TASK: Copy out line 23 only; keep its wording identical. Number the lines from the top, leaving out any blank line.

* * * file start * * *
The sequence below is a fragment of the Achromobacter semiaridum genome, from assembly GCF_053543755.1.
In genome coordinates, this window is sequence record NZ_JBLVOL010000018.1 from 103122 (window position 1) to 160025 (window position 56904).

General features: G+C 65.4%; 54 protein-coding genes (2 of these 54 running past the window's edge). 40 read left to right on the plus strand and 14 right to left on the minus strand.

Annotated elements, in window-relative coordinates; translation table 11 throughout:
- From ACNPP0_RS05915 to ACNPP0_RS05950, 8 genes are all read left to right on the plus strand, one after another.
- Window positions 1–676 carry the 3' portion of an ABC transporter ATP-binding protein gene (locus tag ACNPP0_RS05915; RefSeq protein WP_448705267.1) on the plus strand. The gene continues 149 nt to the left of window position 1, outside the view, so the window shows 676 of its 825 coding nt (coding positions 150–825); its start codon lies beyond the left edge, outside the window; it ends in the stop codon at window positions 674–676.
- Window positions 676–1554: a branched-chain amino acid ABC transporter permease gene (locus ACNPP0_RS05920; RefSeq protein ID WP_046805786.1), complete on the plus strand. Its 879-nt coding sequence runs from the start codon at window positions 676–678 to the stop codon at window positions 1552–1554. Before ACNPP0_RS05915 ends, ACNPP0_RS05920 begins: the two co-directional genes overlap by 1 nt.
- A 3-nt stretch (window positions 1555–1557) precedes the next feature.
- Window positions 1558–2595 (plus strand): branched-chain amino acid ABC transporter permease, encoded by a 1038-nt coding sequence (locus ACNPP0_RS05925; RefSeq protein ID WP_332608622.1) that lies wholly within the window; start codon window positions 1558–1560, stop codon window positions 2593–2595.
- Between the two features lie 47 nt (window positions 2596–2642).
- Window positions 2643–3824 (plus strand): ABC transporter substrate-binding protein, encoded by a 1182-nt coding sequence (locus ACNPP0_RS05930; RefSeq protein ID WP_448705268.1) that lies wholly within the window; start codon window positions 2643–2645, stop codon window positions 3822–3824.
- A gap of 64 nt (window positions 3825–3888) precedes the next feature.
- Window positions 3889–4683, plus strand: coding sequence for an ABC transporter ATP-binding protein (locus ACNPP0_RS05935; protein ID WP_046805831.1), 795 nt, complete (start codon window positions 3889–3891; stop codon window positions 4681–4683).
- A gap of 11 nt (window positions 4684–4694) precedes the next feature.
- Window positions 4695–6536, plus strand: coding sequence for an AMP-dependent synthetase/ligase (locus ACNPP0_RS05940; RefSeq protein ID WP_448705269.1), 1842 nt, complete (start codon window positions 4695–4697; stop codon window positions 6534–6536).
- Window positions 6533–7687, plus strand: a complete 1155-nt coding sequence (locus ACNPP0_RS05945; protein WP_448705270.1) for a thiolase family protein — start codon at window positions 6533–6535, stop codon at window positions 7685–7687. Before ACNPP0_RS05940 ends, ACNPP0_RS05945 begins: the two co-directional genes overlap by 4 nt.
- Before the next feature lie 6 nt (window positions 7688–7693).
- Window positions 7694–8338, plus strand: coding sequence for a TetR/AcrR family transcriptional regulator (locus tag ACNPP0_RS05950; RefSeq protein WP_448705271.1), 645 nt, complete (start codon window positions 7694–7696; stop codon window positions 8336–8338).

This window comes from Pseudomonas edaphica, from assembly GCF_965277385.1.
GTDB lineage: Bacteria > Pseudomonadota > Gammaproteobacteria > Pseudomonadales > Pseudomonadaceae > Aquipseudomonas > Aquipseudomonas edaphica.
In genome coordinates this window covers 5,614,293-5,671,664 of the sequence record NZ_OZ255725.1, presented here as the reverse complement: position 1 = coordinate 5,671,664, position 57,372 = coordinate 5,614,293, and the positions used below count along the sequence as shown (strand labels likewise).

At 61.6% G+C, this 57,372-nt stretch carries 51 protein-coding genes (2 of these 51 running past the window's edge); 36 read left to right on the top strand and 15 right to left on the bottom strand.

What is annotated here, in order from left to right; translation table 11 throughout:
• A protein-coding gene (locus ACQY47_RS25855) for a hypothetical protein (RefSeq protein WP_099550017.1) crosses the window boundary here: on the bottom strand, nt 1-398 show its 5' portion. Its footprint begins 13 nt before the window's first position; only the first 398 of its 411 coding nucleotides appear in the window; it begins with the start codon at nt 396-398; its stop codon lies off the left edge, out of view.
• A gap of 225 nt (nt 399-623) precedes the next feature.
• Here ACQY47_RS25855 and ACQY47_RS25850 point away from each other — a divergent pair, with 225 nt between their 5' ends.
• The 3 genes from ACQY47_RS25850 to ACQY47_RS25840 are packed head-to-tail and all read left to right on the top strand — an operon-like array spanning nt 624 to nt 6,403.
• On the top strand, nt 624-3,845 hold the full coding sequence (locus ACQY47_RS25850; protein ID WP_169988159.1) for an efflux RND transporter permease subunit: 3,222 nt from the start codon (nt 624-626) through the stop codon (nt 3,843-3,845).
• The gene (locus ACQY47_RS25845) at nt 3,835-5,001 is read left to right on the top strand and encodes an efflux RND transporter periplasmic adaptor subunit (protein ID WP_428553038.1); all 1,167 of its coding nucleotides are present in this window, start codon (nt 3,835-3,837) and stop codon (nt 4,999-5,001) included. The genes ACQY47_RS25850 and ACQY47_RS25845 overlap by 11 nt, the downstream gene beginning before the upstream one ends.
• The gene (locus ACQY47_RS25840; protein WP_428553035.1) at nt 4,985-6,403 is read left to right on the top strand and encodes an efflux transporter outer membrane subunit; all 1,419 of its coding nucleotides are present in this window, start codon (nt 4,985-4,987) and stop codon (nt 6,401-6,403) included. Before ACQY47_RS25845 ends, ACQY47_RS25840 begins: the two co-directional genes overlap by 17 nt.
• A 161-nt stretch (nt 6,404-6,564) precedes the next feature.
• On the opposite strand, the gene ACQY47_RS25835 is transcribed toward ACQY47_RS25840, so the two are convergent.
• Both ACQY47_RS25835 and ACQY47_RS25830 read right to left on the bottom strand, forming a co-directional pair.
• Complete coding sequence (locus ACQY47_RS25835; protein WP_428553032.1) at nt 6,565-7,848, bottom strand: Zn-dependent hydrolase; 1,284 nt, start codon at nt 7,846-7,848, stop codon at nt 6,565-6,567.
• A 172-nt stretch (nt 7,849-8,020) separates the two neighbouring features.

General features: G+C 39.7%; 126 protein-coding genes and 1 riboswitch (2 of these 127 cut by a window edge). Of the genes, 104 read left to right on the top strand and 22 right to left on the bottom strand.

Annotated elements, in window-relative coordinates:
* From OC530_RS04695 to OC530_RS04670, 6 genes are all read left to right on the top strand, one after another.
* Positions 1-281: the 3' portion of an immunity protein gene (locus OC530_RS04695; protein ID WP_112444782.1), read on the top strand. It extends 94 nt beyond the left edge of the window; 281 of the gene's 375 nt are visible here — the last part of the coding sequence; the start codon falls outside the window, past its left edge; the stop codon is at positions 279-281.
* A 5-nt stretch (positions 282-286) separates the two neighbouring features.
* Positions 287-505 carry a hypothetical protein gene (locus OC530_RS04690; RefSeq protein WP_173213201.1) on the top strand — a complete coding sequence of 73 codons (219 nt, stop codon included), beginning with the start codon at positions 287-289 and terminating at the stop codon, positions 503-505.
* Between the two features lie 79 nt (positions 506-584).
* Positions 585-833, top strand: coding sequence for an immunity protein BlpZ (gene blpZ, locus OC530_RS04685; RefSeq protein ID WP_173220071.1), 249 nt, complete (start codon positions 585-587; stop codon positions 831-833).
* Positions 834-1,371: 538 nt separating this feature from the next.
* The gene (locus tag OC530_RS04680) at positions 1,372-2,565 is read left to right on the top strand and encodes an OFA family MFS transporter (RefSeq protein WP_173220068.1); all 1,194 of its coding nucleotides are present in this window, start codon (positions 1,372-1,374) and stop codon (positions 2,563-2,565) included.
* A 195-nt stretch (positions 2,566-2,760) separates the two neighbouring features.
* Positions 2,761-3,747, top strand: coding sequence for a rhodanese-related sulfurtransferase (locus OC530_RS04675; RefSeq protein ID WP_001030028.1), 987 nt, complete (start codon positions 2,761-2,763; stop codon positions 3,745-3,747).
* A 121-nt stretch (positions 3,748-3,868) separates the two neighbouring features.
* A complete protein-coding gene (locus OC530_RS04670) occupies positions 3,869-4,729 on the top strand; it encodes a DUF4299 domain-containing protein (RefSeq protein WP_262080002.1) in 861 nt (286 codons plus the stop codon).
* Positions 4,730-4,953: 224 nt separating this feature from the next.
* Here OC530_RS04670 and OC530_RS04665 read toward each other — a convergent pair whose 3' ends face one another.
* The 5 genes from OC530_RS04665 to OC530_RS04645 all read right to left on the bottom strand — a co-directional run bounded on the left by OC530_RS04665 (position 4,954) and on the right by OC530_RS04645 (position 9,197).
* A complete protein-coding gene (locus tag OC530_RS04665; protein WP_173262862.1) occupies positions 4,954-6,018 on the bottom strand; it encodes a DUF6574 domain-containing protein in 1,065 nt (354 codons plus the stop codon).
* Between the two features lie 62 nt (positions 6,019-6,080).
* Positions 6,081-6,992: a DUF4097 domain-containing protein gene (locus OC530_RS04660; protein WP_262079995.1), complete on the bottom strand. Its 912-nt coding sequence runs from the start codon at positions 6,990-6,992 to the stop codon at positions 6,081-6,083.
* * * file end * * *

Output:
What is annotated here, in order from left to right; translation table 11 throughout: